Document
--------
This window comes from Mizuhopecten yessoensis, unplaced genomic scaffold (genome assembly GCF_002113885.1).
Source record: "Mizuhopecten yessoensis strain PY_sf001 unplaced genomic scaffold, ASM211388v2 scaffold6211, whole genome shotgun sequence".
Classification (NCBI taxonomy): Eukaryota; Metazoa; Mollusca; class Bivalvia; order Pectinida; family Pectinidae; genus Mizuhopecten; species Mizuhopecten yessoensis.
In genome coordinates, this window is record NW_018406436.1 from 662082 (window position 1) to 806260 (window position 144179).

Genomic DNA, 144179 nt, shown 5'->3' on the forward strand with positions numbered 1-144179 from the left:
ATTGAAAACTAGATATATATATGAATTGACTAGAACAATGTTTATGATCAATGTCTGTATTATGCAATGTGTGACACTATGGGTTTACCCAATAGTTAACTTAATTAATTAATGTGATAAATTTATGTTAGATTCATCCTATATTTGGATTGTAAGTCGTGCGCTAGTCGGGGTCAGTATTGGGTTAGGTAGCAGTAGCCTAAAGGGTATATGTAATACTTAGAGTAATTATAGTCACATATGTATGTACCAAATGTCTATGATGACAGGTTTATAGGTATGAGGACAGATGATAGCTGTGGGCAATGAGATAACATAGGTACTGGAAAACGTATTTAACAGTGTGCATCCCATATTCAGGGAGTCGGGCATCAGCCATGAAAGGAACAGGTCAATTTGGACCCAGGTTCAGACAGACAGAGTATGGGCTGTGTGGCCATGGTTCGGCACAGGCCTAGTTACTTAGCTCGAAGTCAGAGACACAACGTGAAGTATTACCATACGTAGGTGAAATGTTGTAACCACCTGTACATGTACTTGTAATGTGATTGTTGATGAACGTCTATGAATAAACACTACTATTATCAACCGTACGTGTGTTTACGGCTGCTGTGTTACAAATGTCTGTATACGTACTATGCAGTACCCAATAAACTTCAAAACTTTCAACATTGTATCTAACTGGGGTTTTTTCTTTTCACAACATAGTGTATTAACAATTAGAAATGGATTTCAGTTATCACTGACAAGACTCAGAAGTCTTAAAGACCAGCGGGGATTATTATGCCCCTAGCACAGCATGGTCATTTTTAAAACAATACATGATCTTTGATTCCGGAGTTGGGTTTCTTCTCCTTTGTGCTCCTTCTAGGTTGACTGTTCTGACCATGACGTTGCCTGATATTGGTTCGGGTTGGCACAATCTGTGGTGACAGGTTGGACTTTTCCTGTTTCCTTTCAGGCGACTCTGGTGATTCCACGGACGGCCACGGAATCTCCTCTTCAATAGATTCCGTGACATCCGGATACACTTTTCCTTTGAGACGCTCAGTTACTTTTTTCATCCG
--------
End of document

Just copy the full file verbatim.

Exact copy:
This window comes from Mizuhopecten yessoensis, unplaced genomic scaffold (genome assembly GCF_002113885.1).
Source record: "Mizuhopecten yessoensis strain PY_sf001 unplaced genomic scaffold, ASM211388v2 scaffold6211, whole genome shotgun sequence".
Classification (NCBI taxonomy): Eukaryota; Metazoa; Mollusca; class Bivalvia; order Pectinida; family Pectinidae; genus Mizuhopecten; species Mizuhopecten yessoensis.
In genome coordinates, this window is record NW_018406436.1 from 662082 (window position 1) to 806260 (window position 144179).

Genomic DNA, 144179 nt, shown 5'->3' on the forward strand with positions numbered 1-144179 from the left:
ATTGAAAACTAGATATATATATGAATTGACTAGAACAATGTTTATGATCAATGTCTGTATTATGCAATGTGTGACACTATGGGTTTACCCAATAGTTAACTTAATTAATTAATGTGATAAATTTATGTTAGATTCATCCTATATTTGGATTGTAAGTCGTGCGCTAGTCGGGGTCAGTATTGGGTTAGGTAGCAGTAGCCTAAAGGGTATATGTAATACTTAGAGTAATTATAGTCACATATGTATGTACCAAATGTCTATGATGACAGGTTTATAGGTATGAGGACAGATGATAGCTGTGGGCAATGAGATAACATAGGTACTGGAAAACGTATTTAACAGTGTGCATCCCATATTCAGGGAGTCGGGCATCAGCCATGAAAGGAACAGGTCAATTTGGACCCAGGTTCAGACAGACAGAGTATGGGCTGTGTGGCCATGGTTCGGCACAGGCCTAGTTACTTAGCTCGAAGTCAGAGACACAACGTGAAGTATTACCATACGTAGGTGAAATGTTGTAACCACCTGTACATGTACTTGTAATGTGATTGTTGATGAACGTCTATGAATAAACACTACTATTATCAACCGTACGTGTGTTTACGGCTGCTGTGTTACAAATGTCTGTATACGTACTATGCAGTACCCAATAAACTTCAAAACTTTCAACATTGTATCTAACTGGGGTTTTTTCTTTTCACAACATAGTGTATTAACAATTAGAAATGGATTTCAGTTATCACTGACAAGACTCAGAAGTCTTAAAGACCAGCGGGGATTATTATGCCCCTAGCACAGCATGGTCATTTTTAAAACAATACATGATCTTTGATTCCGGAGTTGGGTTTCTTCTCCTTTGTGCTCCTTCTAGGTTGACTGTTCTGACCATGACGTTGCCTGATATTGGTTCGGGTTGGCACAATCTGTGGTGACAGGTTGGACTTTTCCTGTTTCCTTTCAGGCGACTCTGGTGATTCCACGGACGGCCACGGAATCTCCTCTTCAATAGATTCCGTGACATCCGGATACACTTTTCCTTTGAGACGCTCAGTTACTTTTTTCATCCG